Ergo, the buoyancy of the panel would be Volume x Density of ice cold salt water x force of gravity = 0.264m³ x 1000kg/m³ x 9.8m/s² = 2587N (Newtons). If more than 2587N of weight is placed on top (including the panel itself), it would sink.
At the time of the production of Titanic, the estimated weight of Kate Winslet and Leonardo DiCaprio were around 549N and 686N respectively (note that in physics, weight is mass times the acceleration of gravity, measured in Newtons).
Subtracting these values from 2587 leaves us with 1352N free for the panel. Since we know the volume of the panel, as long as we know what wood it was made out of, we can find the density and calculate the final weight.
Three types of wood were commonly used on the Titanic: teak, oak and pine. The densities of these woods are 980kg/m³, 770kg/m³ and 420kg/m³ respectively, meaning that the door would be 2535N if it was made of teak, 1992N for oak and 1087N for pine.
Therefore, the maths show that for the two to have a snowball’s chance in hell of surviving together on the panel, it had to be made of pine. Teak and oak would have been too heavy.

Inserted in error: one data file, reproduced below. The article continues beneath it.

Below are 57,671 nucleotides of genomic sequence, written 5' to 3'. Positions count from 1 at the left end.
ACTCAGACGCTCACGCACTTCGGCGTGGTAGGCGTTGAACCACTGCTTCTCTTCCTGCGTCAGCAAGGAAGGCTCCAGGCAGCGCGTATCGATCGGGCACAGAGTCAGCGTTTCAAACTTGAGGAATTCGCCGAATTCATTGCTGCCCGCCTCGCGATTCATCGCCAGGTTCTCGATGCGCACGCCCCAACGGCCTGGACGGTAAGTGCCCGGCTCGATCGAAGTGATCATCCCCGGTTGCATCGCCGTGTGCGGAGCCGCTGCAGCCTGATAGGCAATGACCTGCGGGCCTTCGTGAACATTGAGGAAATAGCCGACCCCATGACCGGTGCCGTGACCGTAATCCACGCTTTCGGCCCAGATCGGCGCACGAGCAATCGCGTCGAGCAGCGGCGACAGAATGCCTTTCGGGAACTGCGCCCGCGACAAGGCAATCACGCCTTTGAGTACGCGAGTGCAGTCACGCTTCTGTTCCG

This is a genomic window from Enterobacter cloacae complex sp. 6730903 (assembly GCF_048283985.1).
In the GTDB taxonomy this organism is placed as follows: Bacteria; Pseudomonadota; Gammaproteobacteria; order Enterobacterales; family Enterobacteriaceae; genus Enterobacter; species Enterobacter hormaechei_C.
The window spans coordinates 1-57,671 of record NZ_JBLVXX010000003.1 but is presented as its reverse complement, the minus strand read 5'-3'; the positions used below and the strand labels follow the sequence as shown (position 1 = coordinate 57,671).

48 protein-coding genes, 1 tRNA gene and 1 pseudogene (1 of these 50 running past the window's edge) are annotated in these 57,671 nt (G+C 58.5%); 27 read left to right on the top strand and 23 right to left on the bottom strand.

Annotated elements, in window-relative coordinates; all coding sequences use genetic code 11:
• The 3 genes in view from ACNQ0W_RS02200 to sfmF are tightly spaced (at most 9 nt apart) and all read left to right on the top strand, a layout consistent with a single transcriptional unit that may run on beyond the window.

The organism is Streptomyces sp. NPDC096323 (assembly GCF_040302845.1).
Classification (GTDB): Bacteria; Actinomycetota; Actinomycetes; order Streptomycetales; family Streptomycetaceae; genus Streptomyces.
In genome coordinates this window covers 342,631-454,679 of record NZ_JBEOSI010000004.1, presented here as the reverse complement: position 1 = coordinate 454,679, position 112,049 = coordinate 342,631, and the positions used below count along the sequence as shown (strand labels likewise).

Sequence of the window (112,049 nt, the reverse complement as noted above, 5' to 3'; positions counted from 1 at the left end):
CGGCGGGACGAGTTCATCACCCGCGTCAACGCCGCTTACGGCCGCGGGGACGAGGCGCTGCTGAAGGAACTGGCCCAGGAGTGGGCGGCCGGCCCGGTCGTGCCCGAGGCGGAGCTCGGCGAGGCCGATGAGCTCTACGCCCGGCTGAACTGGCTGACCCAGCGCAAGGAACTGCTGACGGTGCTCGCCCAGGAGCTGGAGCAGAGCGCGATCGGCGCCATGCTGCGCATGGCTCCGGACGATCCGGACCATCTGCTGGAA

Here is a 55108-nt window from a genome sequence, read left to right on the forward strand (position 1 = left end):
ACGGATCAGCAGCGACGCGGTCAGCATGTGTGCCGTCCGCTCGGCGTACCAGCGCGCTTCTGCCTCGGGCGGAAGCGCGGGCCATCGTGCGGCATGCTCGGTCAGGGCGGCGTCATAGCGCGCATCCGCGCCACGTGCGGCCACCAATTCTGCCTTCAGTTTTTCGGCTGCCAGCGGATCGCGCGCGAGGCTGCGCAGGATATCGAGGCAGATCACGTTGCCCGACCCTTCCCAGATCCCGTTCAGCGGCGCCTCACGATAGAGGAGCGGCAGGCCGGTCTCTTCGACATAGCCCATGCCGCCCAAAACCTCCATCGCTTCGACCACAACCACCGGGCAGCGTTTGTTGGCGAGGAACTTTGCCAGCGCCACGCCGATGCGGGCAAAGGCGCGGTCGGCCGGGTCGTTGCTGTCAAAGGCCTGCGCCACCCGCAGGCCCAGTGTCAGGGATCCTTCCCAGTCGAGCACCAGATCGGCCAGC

This is where the final key becomes relevant: the wooden panel was likely made of oak.
The Maritime Museum of the Atlantic in Halifax, Nova Scotia, holds the largest piece of debris from the actual wreckage of RMS Titanic. If you look at this wooden panel (from above a doorframe), it looks remarkably similar to the wooden panel that Rose survives on. In fact, a replica of this debris was used for the filming of the film. The material of the actual wooden panel? Oak.
If the panel was made out of oak, it could only hold Rose, as 1992 + 549 = 2541N, which is just enough for Rose to stay afloat above the water level.
And there you have it. Not even the power of love can overcome the cold-hearted, brutal law of the universe that is science.
As a species, we excel at managing emergencies. From natural disasters such as catastrophic earthquakes, to man-made tragedies such as acts of terrorism, to rapidly evolving global-scale deadly events such as pandemics, humanity has shown time and time again that we can band together, strategise and deploy resources to fight against acute emergencies.